Central Focus on Eyefluence
Eyefluence’s central focus is on the development of eye-tracking technology, which is proving to be an integral component in the continued development of virtual reality capacity. In fact, eye-tracking is immensely important to the future of virtual reality headsets. Other players in the virtual reality game have already invested in using the eye as a means of signaling attention in user interfaces; however, Eyefluence has committed itself to using eye gestures as cues that allow users to navigate through menus, as well as making selections.
Eyefluence has developed the capacity to allow users who are wearing head-mounted augmented glasses or virtual reality headsets to use their eyes to make a selection from the menu. This can be done by simple eye movements. Additionally, eye-tracking technology can be used for more technical uses, such as foveated rendering, a process that allows high-density displays to have the capacity to select certain areas on the screen to display images. The resolution of the image will vary based on where the user focuses in relation to the display.
According to experts, this acquisition is not a huge surprise when all things are considered. The technology produced by this company is nothing short of exceptional.
What this means is that Google has picked up a critical piece of technology to support its virtual reality ambitions, allowing the search giant to move its VR concepts closer to the masses.
It is not certain what role, if any, Jim Marggraff will play in the development of the technology moving forward, but it is his innovative approach to virtual technology that has made this move possible. Marggraff started Eyefluence after acquiring the assets from the neurological research firm, Eye-Com. When he launched Eyefluence, he did so with a pledge to create technology that would allow users of VR devises to have the capacity to manipulate digital screens and objects with their eye movements.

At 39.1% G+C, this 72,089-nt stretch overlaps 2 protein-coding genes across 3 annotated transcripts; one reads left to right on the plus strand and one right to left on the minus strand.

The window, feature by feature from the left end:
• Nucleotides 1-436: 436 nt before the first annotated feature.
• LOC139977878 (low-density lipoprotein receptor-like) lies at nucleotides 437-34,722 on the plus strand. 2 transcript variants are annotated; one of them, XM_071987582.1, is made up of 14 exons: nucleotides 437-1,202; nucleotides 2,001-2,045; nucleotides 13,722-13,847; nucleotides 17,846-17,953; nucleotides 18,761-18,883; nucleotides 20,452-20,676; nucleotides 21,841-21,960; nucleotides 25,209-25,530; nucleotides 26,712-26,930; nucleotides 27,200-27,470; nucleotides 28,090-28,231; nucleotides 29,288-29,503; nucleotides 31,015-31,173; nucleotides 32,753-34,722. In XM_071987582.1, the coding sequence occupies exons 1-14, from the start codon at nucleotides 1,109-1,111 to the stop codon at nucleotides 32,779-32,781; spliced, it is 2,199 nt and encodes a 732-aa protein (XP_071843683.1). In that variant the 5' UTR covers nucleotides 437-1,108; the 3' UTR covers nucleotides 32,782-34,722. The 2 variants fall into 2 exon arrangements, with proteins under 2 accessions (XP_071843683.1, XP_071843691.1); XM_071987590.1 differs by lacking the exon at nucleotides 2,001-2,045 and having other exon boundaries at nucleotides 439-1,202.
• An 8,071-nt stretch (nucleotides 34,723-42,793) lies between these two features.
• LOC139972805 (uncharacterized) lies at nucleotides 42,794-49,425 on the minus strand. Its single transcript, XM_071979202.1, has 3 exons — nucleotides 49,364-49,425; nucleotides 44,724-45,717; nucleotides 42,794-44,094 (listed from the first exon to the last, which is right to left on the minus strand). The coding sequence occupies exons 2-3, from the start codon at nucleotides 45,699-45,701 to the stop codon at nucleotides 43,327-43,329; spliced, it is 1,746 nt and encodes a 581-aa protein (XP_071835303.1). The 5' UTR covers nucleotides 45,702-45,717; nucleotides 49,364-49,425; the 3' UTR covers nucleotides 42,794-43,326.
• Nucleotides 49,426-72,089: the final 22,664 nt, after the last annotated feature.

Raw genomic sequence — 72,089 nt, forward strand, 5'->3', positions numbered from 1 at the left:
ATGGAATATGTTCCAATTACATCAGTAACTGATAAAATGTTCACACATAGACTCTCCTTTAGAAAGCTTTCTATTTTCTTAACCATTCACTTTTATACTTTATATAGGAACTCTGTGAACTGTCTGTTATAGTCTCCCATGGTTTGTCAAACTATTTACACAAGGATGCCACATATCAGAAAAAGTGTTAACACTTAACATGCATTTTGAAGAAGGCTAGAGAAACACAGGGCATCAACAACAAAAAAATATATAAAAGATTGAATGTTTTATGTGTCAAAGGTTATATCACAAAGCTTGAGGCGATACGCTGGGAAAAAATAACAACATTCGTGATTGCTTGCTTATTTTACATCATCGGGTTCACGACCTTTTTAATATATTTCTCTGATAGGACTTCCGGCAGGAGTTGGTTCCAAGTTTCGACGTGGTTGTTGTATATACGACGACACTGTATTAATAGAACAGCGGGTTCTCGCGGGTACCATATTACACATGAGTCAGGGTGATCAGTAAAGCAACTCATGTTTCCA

It seems that Marggraff was definitely on to something, because functional eye-tracking has become a highly coveted feature in the world of augmented reality and virtual reality. This technology creates the capacity for interaction between the physical world and digital images. Eye-tracking technology will also serve to reduce some of the accessibility and latency issues that currently exist — relegating the nascent media to a niche market.
One of the reasons that this acquisition is not surprising to those who have been following the development of virtual reality technology is because Google has invested quite heavily in the development of virtual reality products — introducing its own mobile headset at the beginning of October and launching tailored software that supports VR. What is also noteworthy is the fact that Google invested directly in Magic Leap, which is a tech startup that has been reported to also be working on eye interaction technology.
The world of virtual reality no longer seems like a far fetched idea, and Google is intent on being at the forefront of its development and introduction to the masses.